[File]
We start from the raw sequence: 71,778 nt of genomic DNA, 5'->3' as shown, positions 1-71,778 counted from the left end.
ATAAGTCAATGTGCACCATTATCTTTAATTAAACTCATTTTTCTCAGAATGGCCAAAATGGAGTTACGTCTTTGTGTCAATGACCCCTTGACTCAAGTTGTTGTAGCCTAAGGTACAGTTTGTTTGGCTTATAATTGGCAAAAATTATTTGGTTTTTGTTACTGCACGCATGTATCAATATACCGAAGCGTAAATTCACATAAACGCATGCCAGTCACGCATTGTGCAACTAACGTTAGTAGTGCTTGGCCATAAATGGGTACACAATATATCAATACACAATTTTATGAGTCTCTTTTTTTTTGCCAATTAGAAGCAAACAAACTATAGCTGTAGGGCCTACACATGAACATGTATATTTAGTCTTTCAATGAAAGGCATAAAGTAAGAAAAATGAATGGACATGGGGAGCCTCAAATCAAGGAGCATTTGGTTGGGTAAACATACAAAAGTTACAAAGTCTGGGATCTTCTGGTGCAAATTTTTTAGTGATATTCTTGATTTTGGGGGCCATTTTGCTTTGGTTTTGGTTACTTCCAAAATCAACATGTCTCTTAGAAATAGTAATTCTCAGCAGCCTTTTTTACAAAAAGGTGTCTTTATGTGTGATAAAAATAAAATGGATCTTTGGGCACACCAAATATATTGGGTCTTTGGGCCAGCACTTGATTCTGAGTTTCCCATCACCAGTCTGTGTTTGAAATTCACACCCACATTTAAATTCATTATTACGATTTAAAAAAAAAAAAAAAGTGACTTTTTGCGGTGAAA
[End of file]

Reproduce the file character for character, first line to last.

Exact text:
We start from the raw sequence: 71,778 nt of genomic DNA, 5'->3' as shown, positions 1-71,778 counted from the left end.
ATAAGTCAATGTGCACCATTATCTTTAATTAAACTCATTTTTCTCAGAATGGCCAAAATGGAGTTACGTCTTTGTGTCAATGACCCCTTGACTCAAGTTGTTGTAGCCTAAGGTACAGTTTGTTTGGCTTATAATTGGCAAAAATTATTTGGTTTTTGTTACTGCACGCATGTATCAATATACCGAAGCGTAAATTCACATAAACGCATGCCAGTCACGCATTGTGCAACTAACGTTAGTAGTGCTTGGCCATAAATGGGTACACAATATATCAATACACAATTTTATGAGTCTCTTTTTTTTTGCCAATTAGAAGCAAACAAACTATAGCTGTAGGGCCTACACATGAACATGTATATTTAGTCTTTCAATGAAAGGCATAAAGTAAGAAAAATGAATGGACATGGGGAGCCTCAAATCAAGGAGCATTTGGTTGGGTAAACATACAAAAGTTACAAAGTCTGGGATCTTCTGGTGCAAATTTTTTAGTGATATTCTTGATTTTGGGGGCCATTTTGCTTTGGTTTTGGTTACTTCCAAAATCAACATGTCTCTTAGAAATAGTAATTCTCAGCAGCCTTTTTTACAAAAAGGTGTCTTTATGTGTGATAAAAATAAAATGGATCTTTGGGCACACCAAATATATTGGGTCTTTGGGCCAGCACTTGATTCTGAGTTTCCCATCACCAGTCTGTGTTTGAAATTCACACCCACATTTAAATTCATTATTACGATTTAAAAAAAAAAAAAAAGTGACTTTTTGCGGTGAAA